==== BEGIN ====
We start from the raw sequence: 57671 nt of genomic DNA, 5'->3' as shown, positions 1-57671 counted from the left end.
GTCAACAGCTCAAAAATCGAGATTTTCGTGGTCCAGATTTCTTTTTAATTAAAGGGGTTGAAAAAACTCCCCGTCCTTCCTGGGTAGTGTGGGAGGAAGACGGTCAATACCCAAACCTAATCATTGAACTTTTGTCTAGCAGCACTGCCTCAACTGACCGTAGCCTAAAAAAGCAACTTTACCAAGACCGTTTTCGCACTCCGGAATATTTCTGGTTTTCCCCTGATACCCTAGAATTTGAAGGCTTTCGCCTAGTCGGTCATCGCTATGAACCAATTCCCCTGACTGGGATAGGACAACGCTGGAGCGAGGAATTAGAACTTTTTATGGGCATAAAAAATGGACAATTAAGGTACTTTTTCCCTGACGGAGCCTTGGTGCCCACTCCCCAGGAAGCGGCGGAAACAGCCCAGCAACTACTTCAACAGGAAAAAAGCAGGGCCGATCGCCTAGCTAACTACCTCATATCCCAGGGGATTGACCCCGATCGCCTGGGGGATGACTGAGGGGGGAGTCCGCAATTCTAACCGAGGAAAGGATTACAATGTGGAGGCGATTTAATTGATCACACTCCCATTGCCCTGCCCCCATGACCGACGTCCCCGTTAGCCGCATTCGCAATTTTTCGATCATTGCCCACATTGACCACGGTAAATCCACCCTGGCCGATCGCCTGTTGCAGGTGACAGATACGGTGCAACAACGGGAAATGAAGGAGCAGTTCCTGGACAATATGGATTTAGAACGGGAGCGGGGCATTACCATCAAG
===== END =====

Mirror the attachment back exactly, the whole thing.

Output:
We start from the raw sequence: 57671 nt of genomic DNA, 5'->3' as shown, positions 1-57671 counted from the left end.
GTCAACAGCTCAAAAATCGAGATTTTCGTGGTCCAGATTTCTTTTTAATTAAAGGGGTTGAAAAAACTCCCCGTCCTTCCTGGGTAGTGTGGGAGGAAGACGGTCAATACCCAAACCTAATCATTGAACTTTTGTCTAGCAGCACTGCCTCAACTGACCGTAGCCTAAAAAAGCAACTTTACCAAGACCGTTTTCGCACTCCGGAATATTTCTGGTTTTCCCCTGATACCCTAGAATTTGAAGGCTTTCGCCTAGTCGGTCATCGCTATGAACCAATTCCCCTGACTGGGATAGGACAACGCTGGAGCGAGGAATTAGAACTTTTTATGGGCATAAAAAATGGACAATTAAGGTACTTTTTCCCTGACGGAGCCTTGGTGCCCACTCCCCAGGAAGCGGCGGAAACAGCCCAGCAACTACTTCAACAGGAAAAAAGCAGGGCCGATCGCCTAGCTAACTACCTCATATCCCAGGGGATTGACCCCGATCGCCTGGGGGATGACTGAGGGGGGAGTCCGCAATTCTAACCGAGGAAAGGATTACAATGTGGAGGCGATTTAATTGATCACACTCCCATTGCCCTGCCCCCATGACCGACGTCCCCGTTAGCCGCATTCGCAATTTTTCGATCATTGCCCACATTGACCACGGTAAATCCACCCTGGCCGATCGCCTGTTGCAGGTGACAGATACGGTGCAACAACGGGAAATGAAGGAGCAGTTCCTGGACAATATGGATTTAGAACGGGAGCGGGGCATTACCATCAAG